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Trauma-focused cognitive–behavioural therapy (CBT) and eye movement desensitisation and reprocessing therapy (EMDR) are efficacious treatments for post-traumatic stress disorder (PTSD), but few studies have directly compared them using well-powered designs and few have investigated response patterns.
To compare the efficacy and response pattern of a trauma-focused CBT modality, brief eclectic psychotherapy for PTSD, with EMDR (trial registration: ISRCTN64872147).
Out-patients with PTSD were randomly assigned to brief eclectic psychotherapy (n = 70) or EMDR (n = 70) and assessed at all sessions on self-reported PTSD (Impact of Event Scale – Revised). Other outcomes were clinician-rated PTSD, anxiety and depression.
Both treatments were equally effective in reducing PTSD symptom severity, but the response pattern indicated that EMDR led to a significantly sharper decline in PTSD symptoms than brief eclectic psychotherapy, with similar drop-out rates (EMDR: n = 20 (29%), brief eclectic psychotherapy: n = 25 (36%)). Other outcome measures confirmed this pattern of results.
Although both treatments are effective, EMDR results in a faster recovery compared with the more gradual improvement with brief eclectic psychotherapy.
Post-traumatic stress disorder (PTSD) has inconsistently been associated with lower levels of cortisol.
To compare basal cortisol levels in adults with current PTSD and in people without psychiatric disorder.
Systematic review and meta-analysis. Standardised mean differences (SMD) in basal cortisol levels were calculated and random-effects models using inverse variance weighting were applied.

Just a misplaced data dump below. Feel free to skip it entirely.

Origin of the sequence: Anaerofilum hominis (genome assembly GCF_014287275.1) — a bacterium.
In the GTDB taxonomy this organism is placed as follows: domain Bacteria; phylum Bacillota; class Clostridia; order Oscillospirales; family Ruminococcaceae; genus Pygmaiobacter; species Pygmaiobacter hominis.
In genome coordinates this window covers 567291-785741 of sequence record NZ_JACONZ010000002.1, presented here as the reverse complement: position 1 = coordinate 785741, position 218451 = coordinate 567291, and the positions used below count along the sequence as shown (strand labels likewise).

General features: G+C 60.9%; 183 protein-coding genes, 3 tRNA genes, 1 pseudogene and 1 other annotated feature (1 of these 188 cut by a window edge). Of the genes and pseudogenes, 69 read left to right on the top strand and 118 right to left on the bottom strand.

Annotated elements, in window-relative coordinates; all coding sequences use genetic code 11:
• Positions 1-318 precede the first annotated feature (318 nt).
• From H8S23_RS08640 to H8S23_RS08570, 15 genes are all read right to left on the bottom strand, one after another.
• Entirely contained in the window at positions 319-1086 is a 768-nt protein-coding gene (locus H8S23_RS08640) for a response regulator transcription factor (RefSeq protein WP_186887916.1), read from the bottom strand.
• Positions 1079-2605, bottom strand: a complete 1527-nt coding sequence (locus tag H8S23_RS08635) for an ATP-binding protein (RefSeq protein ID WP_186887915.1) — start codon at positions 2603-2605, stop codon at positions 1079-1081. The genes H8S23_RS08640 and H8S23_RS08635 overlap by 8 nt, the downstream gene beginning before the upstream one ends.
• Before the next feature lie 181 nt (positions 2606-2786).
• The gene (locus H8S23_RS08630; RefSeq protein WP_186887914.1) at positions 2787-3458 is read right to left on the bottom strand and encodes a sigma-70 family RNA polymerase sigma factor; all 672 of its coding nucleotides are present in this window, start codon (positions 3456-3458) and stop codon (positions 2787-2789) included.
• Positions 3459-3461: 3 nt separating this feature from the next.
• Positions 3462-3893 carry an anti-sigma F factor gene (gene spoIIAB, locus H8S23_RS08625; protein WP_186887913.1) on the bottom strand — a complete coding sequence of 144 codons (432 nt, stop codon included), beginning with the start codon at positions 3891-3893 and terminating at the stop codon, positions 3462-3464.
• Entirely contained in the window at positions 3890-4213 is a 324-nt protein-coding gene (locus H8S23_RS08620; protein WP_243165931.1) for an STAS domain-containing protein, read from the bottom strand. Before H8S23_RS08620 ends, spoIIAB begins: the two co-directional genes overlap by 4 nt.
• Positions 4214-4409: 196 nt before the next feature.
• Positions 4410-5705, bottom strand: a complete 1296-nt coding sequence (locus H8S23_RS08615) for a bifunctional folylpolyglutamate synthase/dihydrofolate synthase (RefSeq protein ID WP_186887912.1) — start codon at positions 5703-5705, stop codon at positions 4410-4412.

Across 37 studies, 828 people with PTSD and 800 controls did not differ in cortisol levels (pooled SMD = −0.12, 95% C1= −0.32 to 0.080). Subgroup analyses revealed that studies assessing plasma or serum showed significantly lower levels in people with PTSD than in controls not exposed to trauma. Lower levels were also found in people with PTSD when females were included, in studies on physical or sexual abuse, and in afternoon samples.
Low cortisol levels in PTSD are only found under certain conditions. Future research should elucidate whether low cortisol is related to gender or abuse and depends on the measurement methods used.
Recent studies show that individual single-session psychological
debriefing does not prevent and can even aggravate symptoms of
post-traumatic stress disorder (PTSD).
We studied the effect of emotional ventilation debriefing and educational
debriefing v. no debriefing on symptoms of PTSD, anxiety
We randomised 236 adult survivors of a recent traumatic event to either
emotional ventilation debriefing, educational debriefing or no debriefing
(control) and followed up at 2 weeks, 6 weeks and 6 months.
Psychiatric symptoms decreased in all three groups over time, without
significant differences between the groups in symptoms of PTSD
(P=0.33). Participants in the emotional debriefing
group with high baseline hyperarousal score had significantly more PTSD
symptoms at 6 weeks than control participants
Our study did not provide evidence for the usefulness of individual
psychological debriefing in reducing symptoms of PTSD, anxiety and
depression after psychological trauma.
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